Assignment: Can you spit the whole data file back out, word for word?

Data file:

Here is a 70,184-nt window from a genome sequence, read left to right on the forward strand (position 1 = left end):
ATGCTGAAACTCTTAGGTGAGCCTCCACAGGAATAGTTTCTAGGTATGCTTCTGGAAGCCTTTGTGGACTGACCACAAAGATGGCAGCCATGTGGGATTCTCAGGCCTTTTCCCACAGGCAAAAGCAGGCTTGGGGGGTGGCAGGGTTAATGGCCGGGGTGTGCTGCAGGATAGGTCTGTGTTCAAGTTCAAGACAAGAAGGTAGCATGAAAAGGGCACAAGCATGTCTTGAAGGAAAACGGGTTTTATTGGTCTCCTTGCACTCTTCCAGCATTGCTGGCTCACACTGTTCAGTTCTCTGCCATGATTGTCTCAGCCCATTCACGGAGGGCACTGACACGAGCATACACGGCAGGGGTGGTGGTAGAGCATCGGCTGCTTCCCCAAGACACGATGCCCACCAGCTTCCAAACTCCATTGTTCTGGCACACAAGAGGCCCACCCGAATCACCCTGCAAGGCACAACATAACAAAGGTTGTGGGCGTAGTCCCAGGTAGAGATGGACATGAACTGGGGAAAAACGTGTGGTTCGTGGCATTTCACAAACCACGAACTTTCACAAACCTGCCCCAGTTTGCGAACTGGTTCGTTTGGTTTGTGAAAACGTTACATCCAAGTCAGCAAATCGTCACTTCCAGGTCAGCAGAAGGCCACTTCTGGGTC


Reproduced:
Here is a 70,184-nt window from a genome sequence, read left to right on the forward strand (position 1 = left end):
ATGCTGAAACTCTTAGGTGAGCCTCCACAGGAATAGTTTCTAGGTATGCTTCTGGAAGCCTTTGTGGACTGACCACAAAGATGGCAGCCATGTGGGATTCTCAGGCCTTTTCCCACAGGCAAAAGCAGGCTTGGGGGGTGGCAGGGTTAATGGCCGGGGTGTGCTGCAGGATAGGTCTGTGTTCAAGTTCAAGACAAGAAGGTAGCATGAAAAGGGCACAAGCATGTCTTGAAGGAAAACGGGTTTTATTGGTCTCCTTGCACTCTTCCAGCATTGCTGGCTCACACTGTTCAGTTCTCTGCCATGATTGTCTCAGCCCATTCACGGAGGGCACTGACACGAGCATACACGGCAGGGGTGGTGGTAGAGCATCGGCTGCTTCCCCAAGACACGATGCCCACCAGCTTCCAAACTCCATTGTTCTGGCACACAAGAGGCCCACCCGAATCACCCTGCAAGGCACAACATAACAAAGGTTGTGGGCGTAGTCCCAGGTAGAGATGGACATGAACTGGGGAAAAACGTGTGGTTCGTGGCATTTCACAAACCACGAACTTTCACAAACCTGCCCCAGTTTGCGAACTGGTTCGTTTGGTTTGTGAAAACGTTACATCCAAGTCAGCAAATCGTCACTTCCAGGTCAGCAGAAGGCCACTTCTGGGTC